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Reply To: VNCert EEC Exam Question: Blood Gas

Sara Jackson

My understanding is that bicarb buffers acids to compensate for a metabolic acidosis hence the decrease in bicarb, and hyperventilation is also a buffer by blowing off CO2, therefore this also decreases

Here I would say:
pH = acidosis
Co2 is the wrong direction for it to be respiratory acidosis therefore likely metabolic metabolic acidosis with correct respiratory compensation.
Bicarb will decrease because it’s buffering the metabolic acid.
The hyperlacteraemia would indicate a cause of the acidosis.

Where I would disagree with Annette (sorry Annette!) is that the lacteraemia is due to lactic acidosis OR poor tissue perfusion. We know we have an acidosis here, wholly or partly due to hyperlacteraemia. Poor tissue perfusion is one cause of hyperlacteraemia.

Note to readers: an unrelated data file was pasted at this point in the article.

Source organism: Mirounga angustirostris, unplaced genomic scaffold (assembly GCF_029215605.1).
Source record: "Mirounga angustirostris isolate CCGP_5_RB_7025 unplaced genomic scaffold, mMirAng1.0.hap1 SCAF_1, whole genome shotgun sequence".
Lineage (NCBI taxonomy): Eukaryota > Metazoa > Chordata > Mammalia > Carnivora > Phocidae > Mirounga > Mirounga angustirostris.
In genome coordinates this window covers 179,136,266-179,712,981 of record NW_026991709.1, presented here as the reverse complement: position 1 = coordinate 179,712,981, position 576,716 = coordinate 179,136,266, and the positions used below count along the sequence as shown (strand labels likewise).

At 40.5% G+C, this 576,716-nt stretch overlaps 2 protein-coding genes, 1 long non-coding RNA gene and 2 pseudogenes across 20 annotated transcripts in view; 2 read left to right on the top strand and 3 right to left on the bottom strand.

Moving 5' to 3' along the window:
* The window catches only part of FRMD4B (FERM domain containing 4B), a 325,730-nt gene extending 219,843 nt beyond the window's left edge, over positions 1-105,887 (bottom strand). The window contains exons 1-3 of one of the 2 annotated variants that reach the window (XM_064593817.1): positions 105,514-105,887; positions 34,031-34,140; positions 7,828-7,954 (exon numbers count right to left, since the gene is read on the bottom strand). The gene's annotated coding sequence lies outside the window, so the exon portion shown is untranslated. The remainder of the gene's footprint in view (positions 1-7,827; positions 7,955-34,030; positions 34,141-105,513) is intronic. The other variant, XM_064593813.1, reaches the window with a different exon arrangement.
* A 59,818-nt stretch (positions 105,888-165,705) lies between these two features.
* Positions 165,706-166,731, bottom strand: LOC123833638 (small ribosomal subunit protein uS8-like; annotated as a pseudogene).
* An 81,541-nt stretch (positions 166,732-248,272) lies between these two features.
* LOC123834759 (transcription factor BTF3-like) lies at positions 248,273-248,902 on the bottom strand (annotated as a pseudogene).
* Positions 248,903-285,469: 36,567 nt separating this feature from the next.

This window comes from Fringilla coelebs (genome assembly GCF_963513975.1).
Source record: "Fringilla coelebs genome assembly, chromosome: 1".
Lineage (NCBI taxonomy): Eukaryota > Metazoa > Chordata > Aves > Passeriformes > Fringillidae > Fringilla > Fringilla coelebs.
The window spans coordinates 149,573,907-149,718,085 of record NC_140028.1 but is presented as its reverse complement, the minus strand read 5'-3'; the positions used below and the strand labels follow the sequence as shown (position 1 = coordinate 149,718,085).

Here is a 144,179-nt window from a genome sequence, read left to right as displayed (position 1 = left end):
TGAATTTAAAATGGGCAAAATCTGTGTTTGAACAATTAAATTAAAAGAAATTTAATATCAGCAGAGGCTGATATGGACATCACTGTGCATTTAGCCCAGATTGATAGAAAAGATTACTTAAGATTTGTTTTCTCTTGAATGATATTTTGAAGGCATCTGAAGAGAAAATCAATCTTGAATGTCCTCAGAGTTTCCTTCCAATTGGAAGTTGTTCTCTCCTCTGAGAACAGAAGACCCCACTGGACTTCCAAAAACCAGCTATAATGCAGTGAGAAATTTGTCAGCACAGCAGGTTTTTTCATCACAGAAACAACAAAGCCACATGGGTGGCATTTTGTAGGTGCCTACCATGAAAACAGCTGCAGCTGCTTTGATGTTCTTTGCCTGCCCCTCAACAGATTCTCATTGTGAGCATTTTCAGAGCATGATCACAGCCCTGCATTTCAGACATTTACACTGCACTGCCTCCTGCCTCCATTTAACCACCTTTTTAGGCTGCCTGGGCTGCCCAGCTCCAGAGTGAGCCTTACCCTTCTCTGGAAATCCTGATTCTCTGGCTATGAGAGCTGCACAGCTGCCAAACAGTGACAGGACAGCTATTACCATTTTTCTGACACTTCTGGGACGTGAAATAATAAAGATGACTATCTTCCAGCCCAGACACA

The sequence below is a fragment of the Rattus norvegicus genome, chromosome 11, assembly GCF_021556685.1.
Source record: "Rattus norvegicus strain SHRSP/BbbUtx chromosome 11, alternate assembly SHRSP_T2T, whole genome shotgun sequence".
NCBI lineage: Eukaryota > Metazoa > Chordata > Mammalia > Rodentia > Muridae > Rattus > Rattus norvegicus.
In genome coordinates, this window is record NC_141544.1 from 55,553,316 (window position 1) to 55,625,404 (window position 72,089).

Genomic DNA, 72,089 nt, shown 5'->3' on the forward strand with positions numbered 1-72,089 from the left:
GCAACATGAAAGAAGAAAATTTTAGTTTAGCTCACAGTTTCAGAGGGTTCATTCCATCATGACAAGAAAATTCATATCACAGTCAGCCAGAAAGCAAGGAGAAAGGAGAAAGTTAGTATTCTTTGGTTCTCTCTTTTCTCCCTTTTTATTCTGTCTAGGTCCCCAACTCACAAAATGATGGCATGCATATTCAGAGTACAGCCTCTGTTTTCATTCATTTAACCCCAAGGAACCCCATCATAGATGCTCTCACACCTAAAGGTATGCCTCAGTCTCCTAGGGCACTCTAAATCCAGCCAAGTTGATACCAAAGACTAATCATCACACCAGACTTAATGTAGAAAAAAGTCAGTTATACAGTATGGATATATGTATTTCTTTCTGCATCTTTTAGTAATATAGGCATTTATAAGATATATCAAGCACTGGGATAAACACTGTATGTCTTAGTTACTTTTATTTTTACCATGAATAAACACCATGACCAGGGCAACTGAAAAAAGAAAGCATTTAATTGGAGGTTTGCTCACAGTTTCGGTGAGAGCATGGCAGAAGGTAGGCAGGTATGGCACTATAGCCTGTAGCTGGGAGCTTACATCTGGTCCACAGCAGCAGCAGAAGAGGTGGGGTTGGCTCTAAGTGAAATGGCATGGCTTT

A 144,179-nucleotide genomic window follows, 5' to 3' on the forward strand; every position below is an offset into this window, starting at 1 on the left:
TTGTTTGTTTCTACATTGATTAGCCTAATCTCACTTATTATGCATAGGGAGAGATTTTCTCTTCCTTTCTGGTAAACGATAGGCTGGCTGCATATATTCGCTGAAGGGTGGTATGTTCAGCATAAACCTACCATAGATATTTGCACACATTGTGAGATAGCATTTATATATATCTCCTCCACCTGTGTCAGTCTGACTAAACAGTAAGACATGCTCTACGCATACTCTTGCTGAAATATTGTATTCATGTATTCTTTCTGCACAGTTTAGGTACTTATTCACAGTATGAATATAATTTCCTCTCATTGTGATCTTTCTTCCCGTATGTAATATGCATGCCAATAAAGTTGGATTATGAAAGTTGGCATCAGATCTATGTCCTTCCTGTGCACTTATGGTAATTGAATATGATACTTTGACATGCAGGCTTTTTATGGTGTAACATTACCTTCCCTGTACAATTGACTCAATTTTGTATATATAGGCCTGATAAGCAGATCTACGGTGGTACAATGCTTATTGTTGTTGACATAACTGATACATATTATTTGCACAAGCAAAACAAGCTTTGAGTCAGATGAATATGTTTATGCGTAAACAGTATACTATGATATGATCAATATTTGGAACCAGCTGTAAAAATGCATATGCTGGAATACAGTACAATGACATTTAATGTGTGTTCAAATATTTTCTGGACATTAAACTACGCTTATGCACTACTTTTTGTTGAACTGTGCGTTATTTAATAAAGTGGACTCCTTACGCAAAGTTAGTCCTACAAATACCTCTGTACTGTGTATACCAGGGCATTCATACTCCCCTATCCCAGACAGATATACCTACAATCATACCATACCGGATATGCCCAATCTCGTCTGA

Lactate production may be higher than this indicates if severely dehydrated and may only be noted as such on our bloods once fluids are given and the lactate leaves the capillary beds to enter the venous circulation. Many vomiting patients are alkalaemic, due to acid loss, until hypoperfused/hypovolaemic secondary to severe dehydration or third spacing.

What underlying disease could cause an acidosis in a vomiting patient which is not related to lactate?